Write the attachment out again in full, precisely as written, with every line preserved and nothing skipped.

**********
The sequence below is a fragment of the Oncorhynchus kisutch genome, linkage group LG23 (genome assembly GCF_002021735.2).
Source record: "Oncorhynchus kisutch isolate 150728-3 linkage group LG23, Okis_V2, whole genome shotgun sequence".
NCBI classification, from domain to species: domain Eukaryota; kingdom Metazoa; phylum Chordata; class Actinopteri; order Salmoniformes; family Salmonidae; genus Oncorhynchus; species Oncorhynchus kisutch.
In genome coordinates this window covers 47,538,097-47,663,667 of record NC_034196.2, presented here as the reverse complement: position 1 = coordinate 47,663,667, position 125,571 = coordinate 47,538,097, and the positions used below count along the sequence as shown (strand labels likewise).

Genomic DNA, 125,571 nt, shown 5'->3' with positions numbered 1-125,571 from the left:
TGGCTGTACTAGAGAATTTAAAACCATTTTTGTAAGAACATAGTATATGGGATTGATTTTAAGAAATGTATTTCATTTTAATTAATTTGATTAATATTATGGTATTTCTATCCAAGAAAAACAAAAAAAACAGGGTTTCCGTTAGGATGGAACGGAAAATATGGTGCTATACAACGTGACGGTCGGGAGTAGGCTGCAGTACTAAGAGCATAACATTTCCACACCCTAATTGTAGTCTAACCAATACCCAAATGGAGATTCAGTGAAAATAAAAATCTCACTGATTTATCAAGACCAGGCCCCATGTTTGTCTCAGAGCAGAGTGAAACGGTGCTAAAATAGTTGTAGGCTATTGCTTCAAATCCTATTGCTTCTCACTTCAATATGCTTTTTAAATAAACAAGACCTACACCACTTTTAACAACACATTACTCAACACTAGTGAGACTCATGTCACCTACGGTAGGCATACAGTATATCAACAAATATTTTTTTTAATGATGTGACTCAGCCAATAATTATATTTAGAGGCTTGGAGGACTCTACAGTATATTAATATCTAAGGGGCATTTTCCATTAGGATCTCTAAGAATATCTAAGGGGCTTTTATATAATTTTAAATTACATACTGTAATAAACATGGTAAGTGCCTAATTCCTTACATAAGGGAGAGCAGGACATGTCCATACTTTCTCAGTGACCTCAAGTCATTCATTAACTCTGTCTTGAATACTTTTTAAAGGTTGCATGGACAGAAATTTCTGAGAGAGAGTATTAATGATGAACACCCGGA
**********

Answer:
The sequence below is a fragment of the Oncorhynchus kisutch genome, linkage group LG23 (genome assembly GCF_002021735.2).
Source record: "Oncorhynchus kisutch isolate 150728-3 linkage group LG23, Okis_V2, whole genome shotgun sequence".
NCBI classification, from domain to species: domain Eukaryota; kingdom Metazoa; phylum Chordata; class Actinopteri; order Salmoniformes; family Salmonidae; genus Oncorhynchus; species Oncorhynchus kisutch.
In genome coordinates this window covers 47,538,097-47,663,667 of record NC_034196.2, presented here as the reverse complement: position 1 = coordinate 47,663,667, position 125,571 = coordinate 47,538,097, and the positions used below count along the sequence as shown (strand labels likewise).

Genomic DNA, 125,571 nt, shown 5'->3' with positions numbered 1-125,571 from the left:
TGGCTGTACTAGAGAATTTAAAACCATTTTTGTAAGAACATAGTATATGGGATTGATTTTAAGAAATGTATTTCATTTTAATTAATTTGATTAATATTATGGTATTTCTATCCAAGAAAAACAAAAAAAACAGGGTTTCCGTTAGGATGGAACGGAAAATATGGTGCTATACAACGTGACGGTCGGGAGTAGGCTGCAGTACTAAGAGCATAACATTTCCACACCCTAATTGTAGTCTAACCAATACCCAAATGGAGATTCAGTGAAAATAAAAATCTCACTGATTTATCAAGACCAGGCCCCATGTTTGTCTCAGAGCAGAGTGAAACGGTGCTAAAATAGTTGTAGGCTATTGCTTCAAATCCTATTGCTTCTCACTTCAATATGCTTTTTAAATAAACAAGACCTACACCACTTTTAACAACACATTACTCAACACTAGTGAGACTCATGTCACCTACGGTAGGCATACAGTATATCAACAAATATTTTTTTTAATGATGTGACTCAGCCAATAATTATATTTAGAGGCTTGGAGGACTCTACAGTATATTAATATCTAAGGGGCATTTTCCATTAGGATCTCTAAGAATATCTAAGGGGCTTTTATATAATTTTAAATTACATACTGTAATAAACATGGTAAGTGCCTAATTCCTTACATAAGGGAGAGCAGGACATGTCCATACTTTCTCAGTGACCTCAAGTCATTCATTAACTCTGTCTTGAATACTTTTTAAAGGTTGCATGGACAGAAATTTCTGAGAGAGAGTATTAATGATGAACACCCGGA